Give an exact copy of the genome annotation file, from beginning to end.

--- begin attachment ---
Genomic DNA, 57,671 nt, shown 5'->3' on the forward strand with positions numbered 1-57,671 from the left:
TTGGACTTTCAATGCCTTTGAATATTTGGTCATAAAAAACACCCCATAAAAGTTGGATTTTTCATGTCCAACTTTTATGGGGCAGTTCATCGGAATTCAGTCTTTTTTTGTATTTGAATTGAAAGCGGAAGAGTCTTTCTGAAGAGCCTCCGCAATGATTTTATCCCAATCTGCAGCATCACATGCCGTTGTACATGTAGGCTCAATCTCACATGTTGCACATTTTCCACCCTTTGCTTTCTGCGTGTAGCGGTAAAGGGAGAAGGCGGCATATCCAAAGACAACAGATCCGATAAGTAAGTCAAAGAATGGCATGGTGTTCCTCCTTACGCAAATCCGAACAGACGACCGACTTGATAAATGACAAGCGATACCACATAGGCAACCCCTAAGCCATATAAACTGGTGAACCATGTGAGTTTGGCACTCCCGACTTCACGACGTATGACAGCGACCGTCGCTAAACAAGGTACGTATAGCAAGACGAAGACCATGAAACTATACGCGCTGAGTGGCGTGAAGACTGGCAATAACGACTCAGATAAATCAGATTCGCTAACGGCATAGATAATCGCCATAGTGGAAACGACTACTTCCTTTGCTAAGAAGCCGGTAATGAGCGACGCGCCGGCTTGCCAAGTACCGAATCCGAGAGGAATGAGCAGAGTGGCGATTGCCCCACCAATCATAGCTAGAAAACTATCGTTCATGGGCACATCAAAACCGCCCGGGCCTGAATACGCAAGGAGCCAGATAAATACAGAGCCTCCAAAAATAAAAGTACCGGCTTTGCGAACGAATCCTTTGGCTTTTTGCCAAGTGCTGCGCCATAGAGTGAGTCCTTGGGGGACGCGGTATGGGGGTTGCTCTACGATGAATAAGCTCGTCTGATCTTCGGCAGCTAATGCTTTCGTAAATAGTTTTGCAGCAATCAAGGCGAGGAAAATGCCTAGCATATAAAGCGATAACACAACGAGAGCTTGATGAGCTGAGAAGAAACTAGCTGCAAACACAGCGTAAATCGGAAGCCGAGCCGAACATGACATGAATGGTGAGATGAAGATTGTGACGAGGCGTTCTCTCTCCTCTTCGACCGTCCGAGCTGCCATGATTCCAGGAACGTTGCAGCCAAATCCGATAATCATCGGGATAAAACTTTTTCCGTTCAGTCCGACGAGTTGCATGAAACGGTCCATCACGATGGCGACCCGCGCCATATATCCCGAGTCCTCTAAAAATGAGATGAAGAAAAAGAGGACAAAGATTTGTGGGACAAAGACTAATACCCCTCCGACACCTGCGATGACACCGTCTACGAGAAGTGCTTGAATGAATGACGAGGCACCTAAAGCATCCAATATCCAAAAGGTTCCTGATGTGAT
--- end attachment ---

Genomic DNA, 57,671 nt, shown 5'->3' on the forward strand with positions numbered 1-57,671 from the left:
TTGGACTTTCAATGCCTTTGAATATTTGGTCATAAAAAACACCCCATAAAAGTTGGATTTTTCATGTCCAACTTTTATGGGGCAGTTCATCGGAATTCAGTCTTTTTTTGTATTTGAATTGAAAGCGGAAGAGTCTTTCTGAAGAGCCTCCGCAATGATTTTATCCCAATCTGCAGCATCACATGCCGTTGTACATGTAGGCTCAATCTCACATGTTGCACATTTTCCACCCTTTGCTTTCTGCGTGTAGCGGTAAAGGGAGAAGGCGGCATATCCAAAGACAACAGATCCGATAAGTAAGTCAAAGAATGGCATGGTGTTCCTCCTTACGCAAATCCGAACAGACGACCGACTTGATAAATGACAAGCGATACCACATAGGCAACCCCTAAGCCATATAAACTGGTGAACCATGTGAGTTTGGCACTCCCGACTTCACGACGTATGACAGCGACCGTCGCTAAACAAGGTACGTATAGCAAGACGAAGACCATGAAACTATACGCGCTGAGTGGCGTGAAGACTGGCAATAACGACTCAGATAAATCAGATTCGCTAACGGCATAGATAATCGCCATAGTGGAAACGACTACTTCCTTTGCTAAGAAGCCGGTAATGAGCGACGCGCCGGCTTGCCAAGTACCGAATCCGAGAGGAATGAGCAGAGTGGCGATTGCCCCACCAATCATAGCTAGAAAACTATCGTTCATGGGCACATCAAAACCGCCCGGGCCTGAATACGCAAGGAGCCAGATAAATACAGAGCCTCCAAAAATAAAAGTACCGGCTTTGCGAACGAATCCTTTGGCTTTTTGCCAAGTGCTGCGCCATAGAGTGAGTCCTTGGGGGACGCGGTATGGGGGTTGCTCTACGATGAATAAGCTCGTCTGATCTTCGGCAGCTAATGCTTTCGTAAATAGTTTTGCAGCAATCAAGGCGAGGAAAATGCCTAGCATATAAAGCGATAACACAACGAGAGCTTGATGAGCTGAGAAGAAACTAGCTGCAAACACAGCGTAAATCGGAAGCCGAGCCGAACATGACATGAATGGTGAGATGAAGATTGTGACGAGGCGTTCTCTCTCCTCTTCGACCGTCCGAGCTGCCATGATTCCAGGAACGTTGCAGCCAAATCCGATAATCATCGGGATAAAACTTTTTCCGTTCAGTCCGACGAGTTGCATGAAACGGTCCATCACGATGGCGACCCGCGCCATATATCCCGAGTCCTCTAAAAATGAGATGAAGAAAAAGAGGACAAAGATTTGTGGGACAAAGACTAATACCCCTCCGACACCTGCGATGACACCGTCTACGAGAAGTGCTTGAATGAATGACGAGGCACCTAAAGCATCCAATATCCAAAAGGTTCCTGATGTGAT